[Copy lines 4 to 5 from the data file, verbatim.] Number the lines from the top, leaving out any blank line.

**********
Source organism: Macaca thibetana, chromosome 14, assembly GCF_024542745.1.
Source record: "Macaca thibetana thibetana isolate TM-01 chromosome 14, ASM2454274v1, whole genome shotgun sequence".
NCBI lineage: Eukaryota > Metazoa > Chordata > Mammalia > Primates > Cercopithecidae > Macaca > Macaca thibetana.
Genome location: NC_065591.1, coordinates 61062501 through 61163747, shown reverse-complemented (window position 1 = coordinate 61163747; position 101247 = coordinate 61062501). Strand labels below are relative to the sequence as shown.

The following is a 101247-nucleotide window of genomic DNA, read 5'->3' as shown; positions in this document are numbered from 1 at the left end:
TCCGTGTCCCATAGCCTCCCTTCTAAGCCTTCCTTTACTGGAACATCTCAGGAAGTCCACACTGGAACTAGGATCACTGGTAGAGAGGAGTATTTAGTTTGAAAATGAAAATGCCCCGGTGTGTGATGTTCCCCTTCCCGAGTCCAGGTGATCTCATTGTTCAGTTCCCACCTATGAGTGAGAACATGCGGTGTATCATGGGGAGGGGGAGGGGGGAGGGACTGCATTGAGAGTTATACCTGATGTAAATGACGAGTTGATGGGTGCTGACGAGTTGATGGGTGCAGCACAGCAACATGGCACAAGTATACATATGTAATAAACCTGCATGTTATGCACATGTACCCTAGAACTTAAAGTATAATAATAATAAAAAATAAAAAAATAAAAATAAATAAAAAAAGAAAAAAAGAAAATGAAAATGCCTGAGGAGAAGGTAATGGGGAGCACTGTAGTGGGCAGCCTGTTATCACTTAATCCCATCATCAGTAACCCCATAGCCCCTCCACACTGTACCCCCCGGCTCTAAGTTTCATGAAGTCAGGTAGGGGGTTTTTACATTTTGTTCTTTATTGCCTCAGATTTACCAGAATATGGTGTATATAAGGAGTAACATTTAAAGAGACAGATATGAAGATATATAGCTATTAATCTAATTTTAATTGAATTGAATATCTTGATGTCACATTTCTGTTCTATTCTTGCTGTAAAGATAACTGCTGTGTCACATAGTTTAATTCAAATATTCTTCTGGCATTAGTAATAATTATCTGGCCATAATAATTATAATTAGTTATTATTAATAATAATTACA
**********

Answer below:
Genome location: NC_065591.1, coordinates 61062501 through 61163747, shown reverse-complemented (window position 1 = coordinate 61163747; position 101247 = coordinate 61062501). Strand labels below are relative to the sequence as shown.

The following is a 101247-nucleotide window of genomic DNA, read 5'->3' as shown; positions in this document are numbered from 1 at the left end: